Nuclear no answer to climate chnage

Is Nuclear Energy a Fuel with a Future?, Huffington Post, Andy Mannle, : 10/28/11 “………the nuclear industry needs to do more than build a few plants a year to be a true low-carbon alternative to fossil fuels. A hard look at the science of reducing atmospheric carbon to 350ppm shows why.

To get the world off coal, which produces roughly half of the world’s power, would require 7-8 terawatts of energy. One nuclear power plant yields a gigawatt of power, meaning 8000 nuclear power plants would be needed to produce 8 terawatts. To do this by 2050, 200 plants would need to be built a year, which is roughly one every 1.5 days. Since nuclear plants only have a lifespan of 50 years, by the time the required amount is built, early plants would have to start being decommissioned. After that, new plants would need to keep being built at the same pace just to replace retiring ones.

So if the world goes nuclear, supplying half the power we need would require building a new plant every other day forever.

Even if this rate of growth were feasible, it is clearly unsustainable. Of course, no single strategy is going to wean us off coal in several decades. We will need a combination of carbon reduction strategies — what Princeton researchers Robert Socolow and Stephen Pacala call “stabilization wedges” that each reduce a billion tons a year for the next 50 years. The “wedges” include efficiency, renewables, carbon sequestration, reforestation, and replacing coal plants with natural gas. But even for nuclear to generate a single wedge would require tripling our current nuclear capacity.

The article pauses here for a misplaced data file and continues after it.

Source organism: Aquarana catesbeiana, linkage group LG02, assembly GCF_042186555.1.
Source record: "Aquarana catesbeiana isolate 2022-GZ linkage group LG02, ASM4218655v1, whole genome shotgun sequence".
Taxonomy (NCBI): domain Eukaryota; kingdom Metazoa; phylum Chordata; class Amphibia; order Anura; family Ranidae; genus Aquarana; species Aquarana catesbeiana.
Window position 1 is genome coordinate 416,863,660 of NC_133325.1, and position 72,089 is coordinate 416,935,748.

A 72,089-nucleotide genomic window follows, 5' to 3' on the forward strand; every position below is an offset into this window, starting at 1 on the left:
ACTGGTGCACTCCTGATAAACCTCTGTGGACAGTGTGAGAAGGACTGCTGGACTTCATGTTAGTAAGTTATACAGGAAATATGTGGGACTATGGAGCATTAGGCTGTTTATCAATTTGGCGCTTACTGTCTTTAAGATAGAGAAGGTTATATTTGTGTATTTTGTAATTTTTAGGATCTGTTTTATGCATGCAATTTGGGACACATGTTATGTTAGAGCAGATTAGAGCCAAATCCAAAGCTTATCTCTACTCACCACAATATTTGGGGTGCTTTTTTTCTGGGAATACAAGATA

The reality is global CO2 emissions are rising, not falling. And we can’t build enough nuclear alone to stop them. As such, nuclear’s benefits as a low-carbon alternative would only materialize in the context of a global war on carbon. Absent that, nuclear becomes just another low-carbon energy source competing on the open market with cleaner renewables and cheaper natural gas. Ironically, the current slow growth of nuclear and the possibility of an actual nuclear retreat after Fukushimacould mean an acceleration in our rising CO2 emissions, cautions the International Energy Agency…..

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